4 days in Japan -05/19/ - 5/23-2018

Day 2-Kamakura-5/20/2019

Kamakura is a seaside Japanese city just south of Tokyo.  Its most recognizable landmark is the Kotoku-in Temple’s Great Buddha, a roughly 48 ft. high bronze statue still standing after a 15th-century tsunami.

Today, Kamakura is a very popular tourist destination. Sometimes called the Kyoto of Eastern Japan, Kamakura offers numerous temples, shrines and other historical monuments. In addition, Kamakura's sand beaches attract large crowds during the summer months.  We only got to see the temples and never made it to the beaches.

This morning we are taking the train from Shinagawa station to Kamakura.  The train ride is about 1hr and 30 minutes.


Kotoku-in Temple

Kōtoku-in temple is a Jōdo-shū Buddhist temple in Kamakura. The temple is renowned for its "Great Buddha" (Daibutsu), a monumental outdoor bronze statue of Amida Buddha, which is one of the most famous icons of Japan. It is also a designated National Treasure, and one of the twenty-two historic sites included in Kamakura's proposal for inclusion in UNESCO's World Heritage Sites

The entrance of the Kotoku-in Temple


At the entrance A notice to the grounds reads, "Stranger, whoever you are, when you enter this sanctuary remember to walk in upon this ground hallowed by the worship of ages. This is the Temple of Buddha and the gate of the eternal, and you should therefore be entered with reverence."


Before entering the ground of the temple it is customary to cleanse yourself (Chozu) or to purify yourself before making any prayers at shrines or temples in Japan.  The Chozuya is a large basin with special wooden dippers that is usually located at the entrance of shrines and temples.


1-Take the wooden dipper in your right hand and scoop up some water

2- pour the water slowly over your left hand.

Next, fill up the dipper again if necessary and be careful not to touch the dipper with your lips.  Pour the water into your left hand and then rinse your mouth. Spit it out on the rocks below.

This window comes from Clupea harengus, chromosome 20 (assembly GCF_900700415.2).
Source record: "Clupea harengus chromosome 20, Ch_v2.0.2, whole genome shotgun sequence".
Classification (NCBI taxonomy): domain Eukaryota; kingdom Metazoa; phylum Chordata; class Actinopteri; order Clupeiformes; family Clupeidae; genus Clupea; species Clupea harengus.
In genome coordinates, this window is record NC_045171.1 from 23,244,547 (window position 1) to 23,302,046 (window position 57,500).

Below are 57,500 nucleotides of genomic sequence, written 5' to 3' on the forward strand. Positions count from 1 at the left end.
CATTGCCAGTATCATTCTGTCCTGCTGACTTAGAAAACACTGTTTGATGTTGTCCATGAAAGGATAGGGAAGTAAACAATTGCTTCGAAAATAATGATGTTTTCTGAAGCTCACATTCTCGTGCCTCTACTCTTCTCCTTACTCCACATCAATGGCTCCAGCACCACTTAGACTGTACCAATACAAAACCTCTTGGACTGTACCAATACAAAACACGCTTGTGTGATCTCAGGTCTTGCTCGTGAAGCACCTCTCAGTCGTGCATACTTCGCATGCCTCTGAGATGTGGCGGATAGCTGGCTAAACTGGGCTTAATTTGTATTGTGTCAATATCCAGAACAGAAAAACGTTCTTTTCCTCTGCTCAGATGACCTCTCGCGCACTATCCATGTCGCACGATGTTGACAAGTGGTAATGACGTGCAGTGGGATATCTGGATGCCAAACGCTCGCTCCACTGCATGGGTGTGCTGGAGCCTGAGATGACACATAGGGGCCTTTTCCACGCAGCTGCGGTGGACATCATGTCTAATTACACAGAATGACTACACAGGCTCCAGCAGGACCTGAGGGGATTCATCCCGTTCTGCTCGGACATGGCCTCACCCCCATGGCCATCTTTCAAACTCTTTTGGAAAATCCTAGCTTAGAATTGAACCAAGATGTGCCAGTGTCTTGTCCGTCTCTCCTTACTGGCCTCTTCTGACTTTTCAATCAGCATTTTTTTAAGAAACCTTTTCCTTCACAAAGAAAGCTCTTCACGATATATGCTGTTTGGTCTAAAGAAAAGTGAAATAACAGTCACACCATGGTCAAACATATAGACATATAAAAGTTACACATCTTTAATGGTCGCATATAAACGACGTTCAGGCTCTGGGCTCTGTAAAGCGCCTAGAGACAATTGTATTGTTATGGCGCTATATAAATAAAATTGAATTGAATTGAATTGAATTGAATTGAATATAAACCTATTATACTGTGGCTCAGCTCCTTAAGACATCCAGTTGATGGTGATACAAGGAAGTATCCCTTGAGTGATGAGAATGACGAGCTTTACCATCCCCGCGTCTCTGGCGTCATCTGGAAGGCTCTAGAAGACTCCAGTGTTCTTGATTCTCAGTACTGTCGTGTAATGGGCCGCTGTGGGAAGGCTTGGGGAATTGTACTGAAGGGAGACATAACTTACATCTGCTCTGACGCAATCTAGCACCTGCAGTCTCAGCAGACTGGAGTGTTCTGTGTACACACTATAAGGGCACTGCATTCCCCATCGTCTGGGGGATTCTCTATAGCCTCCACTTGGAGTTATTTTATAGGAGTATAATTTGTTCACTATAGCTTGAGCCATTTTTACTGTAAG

The main courtyard leading to the Buddha statue.


Well kept garden inside Kotoku-in Temple



Behind us is the Great Buddha (Daitbutsu) of Kamakura, an enormous outdoor bronze statue of Amitābha Buddha


The bronze statue probably dates from 1252, in the Kamakura period, according to temple records. It was preceded by a giant wooden Buddha, which was completed in 1243.

The bronze Buddha was probably cast by Ōno Gorōemonor orTanji Hisatomo, both leading casters of the time.



The enormous bronze Statue  representation of Amida Buddha was originally gold-plated.  The statue has stood in the open air since the temple building was destroyed in the tsunami of September 20, 1492, and only traces of gold-leaf remain around the ears.


The statue is approximately 43.8 ft. tall including the base and weighs approximately 121 tons. The statue is hollow, and visitors can view the interior.

Length of Face: 7 ft. 9 in




The 1923 Great Kanto earthquake destroyed the base the statue sits upon, but the base was repaired in 1925. 

Repairs to the statue were carried out in 1960–61, when the neck was strengthened and measures were taken to protect it from earthquakes


Large incent burner in front of the Great Buddha statue



At one time, there were thirty-two bronze lotus petals at the base of the statue, but only four remain.  This one is located in front of the Buddha statue.


History board of the Statue


Giant straw sandals hanging on a wall of the temple.


View of the square from the Great Buddha statue.


The back of the Buddha statue

The inside it hollow and you have to pay a small fee to get inside.


It is actually quite roomy inside-lots of tourists, and only 30 people can get in at once.


Construction techniques explained how it was build.


You can see here that the head portion was strengthen to prevent force of nature disaster.


Students on a excursion trip listen to their teacher...


We are now walking into the garden of the Kōtoku-in temple 


Stone lantern with a monk hidden inside


The property is really Zen.


Very serene


Kangetsudo Hall (Moon viewing hall) was formerly located in the royal palace of the Joseon dynasty in Seoul.



The temple was donated to Kotoku-in by Mr. Kisey Sugino in 1924.


The temple was designated as the 23rd sacred place of the Kannon, a wooden Kannon statue said to have been made in late Edo period is enshrined inside.


Mature trees in the garden.






    NEXT..........Hokokuji Temple





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